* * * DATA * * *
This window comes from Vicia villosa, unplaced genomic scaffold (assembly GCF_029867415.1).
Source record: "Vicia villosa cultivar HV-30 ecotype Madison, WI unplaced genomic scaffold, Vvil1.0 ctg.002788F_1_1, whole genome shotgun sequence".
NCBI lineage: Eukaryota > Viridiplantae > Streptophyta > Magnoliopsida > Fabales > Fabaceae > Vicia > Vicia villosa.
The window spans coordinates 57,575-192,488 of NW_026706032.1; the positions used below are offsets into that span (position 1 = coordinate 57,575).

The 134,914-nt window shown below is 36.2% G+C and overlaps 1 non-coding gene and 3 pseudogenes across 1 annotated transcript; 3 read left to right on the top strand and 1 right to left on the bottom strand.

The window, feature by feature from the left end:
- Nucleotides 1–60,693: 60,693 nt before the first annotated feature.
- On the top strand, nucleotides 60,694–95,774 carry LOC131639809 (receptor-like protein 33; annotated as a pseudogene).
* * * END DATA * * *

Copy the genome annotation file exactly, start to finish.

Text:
This window comes from Vicia villosa, unplaced genomic scaffold (assembly GCF_029867415.1).
Source record: "Vicia villosa cultivar HV-30 ecotype Madison, WI unplaced genomic scaffold, Vvil1.0 ctg.002788F_1_1, whole genome shotgun sequence".
NCBI lineage: Eukaryota > Viridiplantae > Streptophyta > Magnoliopsida > Fabales > Fabaceae > Vicia > Vicia villosa.
The window spans coordinates 57,575-192,488 of NW_026706032.1; the positions used below are offsets into that span (position 1 = coordinate 57,575).

The 134,914-nt window shown below is 36.2% G+C and overlaps 1 non-coding gene and 3 pseudogenes across 1 annotated transcript; 3 read left to right on the top strand and 1 right to left on the bottom strand.

The window, feature by feature from the left end:
- Nucleotides 1–60,693: 60,693 nt before the first annotated feature.
- On the top strand, nucleotides 60,694–95,774 carry LOC131639809 (receptor-like protein 33; annotated as a pseudogene).